Developmental Screening of Young Children

he Maternal and Child Health Bureau's (MCHB's) Title V Maternal and Child Health Services Block Grants to States Program has established 15 National Performance Measures for the 2015-2017 grant cycle. Performance Measure 6 is the percent of children, ages 9-71 months, receiving a developmental screening using a parent-completed screening tool. This evidence brief points to a selection of resources for state MCH programs about child developmental screening in general and about parent tools for developmental screening, with emphasis on evidence based information.

Significance

The Title V Maternal and Child Health Services Block Grant to States Program guidance1 defines the significance of this goal as follows:
Early identification of developmental disorders is critical to the well-being of children and their families. It is an integral function of the primary care medical home. The percent of children with a developmental disorder has been increasing, yet overall screening rates have remained low. The American Academy of Pediatrics recommends screening tests begin at the nine month visit.

Read More about Performance Measure 6

Performance Measure 6

Percent of children, ages 9-71 months, receiving a developmental screening using a parent-completed screening tool

Goal

To increase the number of children who receive a developmental screening

Definition

Numerator: Parent reporting they have filled out a questionnaire provided by a health care provider concerning child's development, communication or social behaviors for a child ages 9-71 months

Denominator: All children ages 9-71 months

Units: 100

Text: Percent

Healthy People 2020 Objectives

Related to Maternal, Infant, and Child Health (MICH) Objective 29-1: Increase the proportion of children (aged 10-35 months) who have been screened for an Autism Spectrum Disorder and other developmental delays. (Baseline: 22.6%, Target: 24.9%)

Data Sources and Data Issues

The revised National Survey of Children's Health (NSCH) in 2017. States can use the 2011-2012 NSCH as a baseline until that time.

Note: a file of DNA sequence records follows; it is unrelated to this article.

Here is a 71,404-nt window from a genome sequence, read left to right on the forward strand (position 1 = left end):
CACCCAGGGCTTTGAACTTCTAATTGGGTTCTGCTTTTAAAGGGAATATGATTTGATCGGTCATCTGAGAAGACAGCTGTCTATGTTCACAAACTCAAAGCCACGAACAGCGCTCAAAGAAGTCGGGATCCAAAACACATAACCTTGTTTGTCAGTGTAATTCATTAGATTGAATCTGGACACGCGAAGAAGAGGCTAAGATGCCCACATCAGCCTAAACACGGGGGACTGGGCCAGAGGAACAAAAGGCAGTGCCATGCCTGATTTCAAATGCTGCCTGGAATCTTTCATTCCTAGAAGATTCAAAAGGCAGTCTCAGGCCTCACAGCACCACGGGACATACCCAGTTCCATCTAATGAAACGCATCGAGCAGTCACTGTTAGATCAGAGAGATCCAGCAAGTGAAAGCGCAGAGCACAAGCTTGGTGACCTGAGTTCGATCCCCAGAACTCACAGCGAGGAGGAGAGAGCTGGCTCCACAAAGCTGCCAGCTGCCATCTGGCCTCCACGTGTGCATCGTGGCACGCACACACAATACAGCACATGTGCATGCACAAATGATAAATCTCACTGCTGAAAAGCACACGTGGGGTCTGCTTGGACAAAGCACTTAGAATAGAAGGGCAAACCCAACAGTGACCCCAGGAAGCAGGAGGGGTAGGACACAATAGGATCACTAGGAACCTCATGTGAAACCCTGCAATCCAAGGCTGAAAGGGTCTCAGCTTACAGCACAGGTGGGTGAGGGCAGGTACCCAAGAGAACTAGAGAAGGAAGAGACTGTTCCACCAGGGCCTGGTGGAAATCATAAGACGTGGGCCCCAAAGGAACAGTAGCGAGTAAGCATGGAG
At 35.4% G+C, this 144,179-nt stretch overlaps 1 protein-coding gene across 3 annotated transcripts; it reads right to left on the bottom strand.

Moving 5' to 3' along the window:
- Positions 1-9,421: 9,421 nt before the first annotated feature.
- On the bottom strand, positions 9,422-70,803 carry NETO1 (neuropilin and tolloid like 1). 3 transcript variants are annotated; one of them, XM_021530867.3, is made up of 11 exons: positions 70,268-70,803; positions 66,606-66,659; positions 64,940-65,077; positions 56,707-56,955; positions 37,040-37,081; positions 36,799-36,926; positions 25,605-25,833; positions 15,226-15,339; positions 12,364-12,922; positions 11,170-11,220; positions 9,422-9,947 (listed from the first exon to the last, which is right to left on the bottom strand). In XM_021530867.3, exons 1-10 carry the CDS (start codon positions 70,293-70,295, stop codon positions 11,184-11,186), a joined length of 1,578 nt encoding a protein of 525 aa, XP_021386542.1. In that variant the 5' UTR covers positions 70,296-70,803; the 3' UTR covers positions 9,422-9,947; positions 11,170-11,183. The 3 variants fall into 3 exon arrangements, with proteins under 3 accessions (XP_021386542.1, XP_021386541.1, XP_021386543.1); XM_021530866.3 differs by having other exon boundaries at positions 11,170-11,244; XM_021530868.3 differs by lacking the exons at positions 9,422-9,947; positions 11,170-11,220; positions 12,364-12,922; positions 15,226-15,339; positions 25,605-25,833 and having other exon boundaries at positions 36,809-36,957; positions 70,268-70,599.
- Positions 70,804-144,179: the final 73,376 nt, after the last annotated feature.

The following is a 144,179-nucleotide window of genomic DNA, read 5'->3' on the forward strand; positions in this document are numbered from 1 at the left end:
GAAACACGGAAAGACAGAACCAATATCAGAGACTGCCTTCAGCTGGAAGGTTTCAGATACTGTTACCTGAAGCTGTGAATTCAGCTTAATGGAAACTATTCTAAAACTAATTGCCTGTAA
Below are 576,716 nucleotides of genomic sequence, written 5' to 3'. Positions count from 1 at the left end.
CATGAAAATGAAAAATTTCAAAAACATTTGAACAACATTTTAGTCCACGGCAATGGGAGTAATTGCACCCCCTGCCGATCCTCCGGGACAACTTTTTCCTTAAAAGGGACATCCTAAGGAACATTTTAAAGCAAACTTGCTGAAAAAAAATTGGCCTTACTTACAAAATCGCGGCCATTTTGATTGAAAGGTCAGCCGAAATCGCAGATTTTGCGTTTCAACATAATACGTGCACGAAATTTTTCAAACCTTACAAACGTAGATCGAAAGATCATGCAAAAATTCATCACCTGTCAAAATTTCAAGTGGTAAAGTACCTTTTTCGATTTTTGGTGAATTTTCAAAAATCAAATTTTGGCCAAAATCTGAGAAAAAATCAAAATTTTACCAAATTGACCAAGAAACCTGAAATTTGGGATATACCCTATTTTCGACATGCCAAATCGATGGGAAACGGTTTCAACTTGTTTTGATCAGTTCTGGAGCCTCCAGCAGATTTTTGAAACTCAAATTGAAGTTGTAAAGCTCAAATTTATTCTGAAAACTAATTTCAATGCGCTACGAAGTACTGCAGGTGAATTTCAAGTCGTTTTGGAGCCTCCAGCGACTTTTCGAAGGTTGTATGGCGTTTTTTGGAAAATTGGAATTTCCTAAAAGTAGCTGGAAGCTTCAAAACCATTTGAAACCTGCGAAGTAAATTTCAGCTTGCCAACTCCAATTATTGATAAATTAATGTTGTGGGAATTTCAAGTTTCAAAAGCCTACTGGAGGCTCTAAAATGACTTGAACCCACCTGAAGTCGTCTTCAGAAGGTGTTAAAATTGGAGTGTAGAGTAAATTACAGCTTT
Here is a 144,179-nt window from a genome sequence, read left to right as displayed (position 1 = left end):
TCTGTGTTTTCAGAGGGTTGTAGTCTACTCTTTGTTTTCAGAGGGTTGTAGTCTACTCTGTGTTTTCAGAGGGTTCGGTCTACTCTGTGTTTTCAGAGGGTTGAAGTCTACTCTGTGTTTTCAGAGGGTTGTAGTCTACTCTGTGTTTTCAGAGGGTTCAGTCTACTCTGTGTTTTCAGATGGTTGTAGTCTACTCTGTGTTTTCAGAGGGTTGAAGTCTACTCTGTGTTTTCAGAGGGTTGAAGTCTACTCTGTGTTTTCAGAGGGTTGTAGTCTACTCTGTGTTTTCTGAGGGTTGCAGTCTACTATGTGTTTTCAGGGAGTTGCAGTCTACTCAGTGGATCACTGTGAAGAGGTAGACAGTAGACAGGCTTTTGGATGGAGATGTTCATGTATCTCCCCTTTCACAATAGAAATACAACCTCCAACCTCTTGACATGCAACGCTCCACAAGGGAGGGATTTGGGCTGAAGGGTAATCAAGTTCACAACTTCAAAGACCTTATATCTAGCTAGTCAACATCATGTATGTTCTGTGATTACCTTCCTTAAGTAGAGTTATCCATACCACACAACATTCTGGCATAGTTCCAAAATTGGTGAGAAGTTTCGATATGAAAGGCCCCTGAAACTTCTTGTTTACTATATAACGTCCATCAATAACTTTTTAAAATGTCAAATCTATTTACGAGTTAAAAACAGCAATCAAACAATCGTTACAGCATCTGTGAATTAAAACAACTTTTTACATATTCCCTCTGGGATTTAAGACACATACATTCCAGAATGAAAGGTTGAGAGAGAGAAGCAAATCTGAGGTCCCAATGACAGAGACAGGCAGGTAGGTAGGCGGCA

Data and Statistics

  • Data Resource Center for Child and Adolescent Health. Easy-to-use tools for searching and comparing data from the National Survey of Children's Health and National Survey of Children with Special Health Care Needs. For the most recent data on MCHB's Performance Measure 5, view this chart. To find earlier data, use the Keyword Search box.

    National Survey of Children's Health. This survey examines the physical and emotional health of children ages 0-17. The website provides descriptions of the survey, questionnaires used in the survey, and datasets. It has been conducted in 2003, 2007, and 2011-2012.

    National Survey of Children with Special Health Care Needs. This survey assesses the prevalence and impact of special health care needs among children in the United States and evaluates change over time. It has been conducted in 2001, 2005-2006, and 2009-2010. After 2014 this survey will be combined with the National Survey of Children's Health.
  • Healthy People 2020: Maternal, Infant, and Child Health. Lists objectives, evidence-based interventions and resources, and a national data snapshot. Objective MICH-29 refers to developmental screening for young children with an autism spectrum disorder or other developmental delays.
  • Caldwell J, Berdahl T. 2013. Trends in well-child visits: United States, 2002-2009. Rockville, MD: U.S. Agency for Healthcare Research and Quality.

Key Websites

  • Birth to Five: Watch Me Thrive. This initiative of the Early Childhood Development office of the Administration for Children and Families is a coordinated federal effort to encourage healthy child development, universal developmental and behavioral screening for children, and support for the families and providers who care for them. The website includes a list of research-based developmental screening tools for use across a wide range of settings. Its Families page offers resources families can use to track their child's development and know how to take action when needed.
  • Bright Futures. This multi-organizational national health promotion initiative includes guidelines, trainings, family materials, and these screening resources:

    Bright Futures Tool and Resource Kit from the American Academy of Pediatrics (AAP).

    What to Expect & When to Seek Help. Developmental tools for families and providers from Georgetown University.
  • Learn the Signs, Act Early. This resource for parents from the Centers for Disease Control and Prevention provides information on milestones children should reach from birth to age 5 in how they play, learn, speak, act, and move. The website includes materials, training for early care and education providers, how to get involved, what to do about concerns with a child's development, autism case training, and multimedia and tools. It also provides a link to standardized, validated developmental screening tools for parents and providers from AAP.

Policy Recommendations

Interventions

Further Reading

Related NCEMCH Resources


1 Health Resources and Services Administration. 2014. Title V Maternal and Child Health Services Block Grant to States Program: Guidance and Forms for the Title V Application/Annual Report, Appendix F, p. 79.


Developmental Screening of Young Children: Evidence Brief, 1st ed. (November 2014).

Author: Olivia K. Pickett, M.A., M.L.S., NCEMCH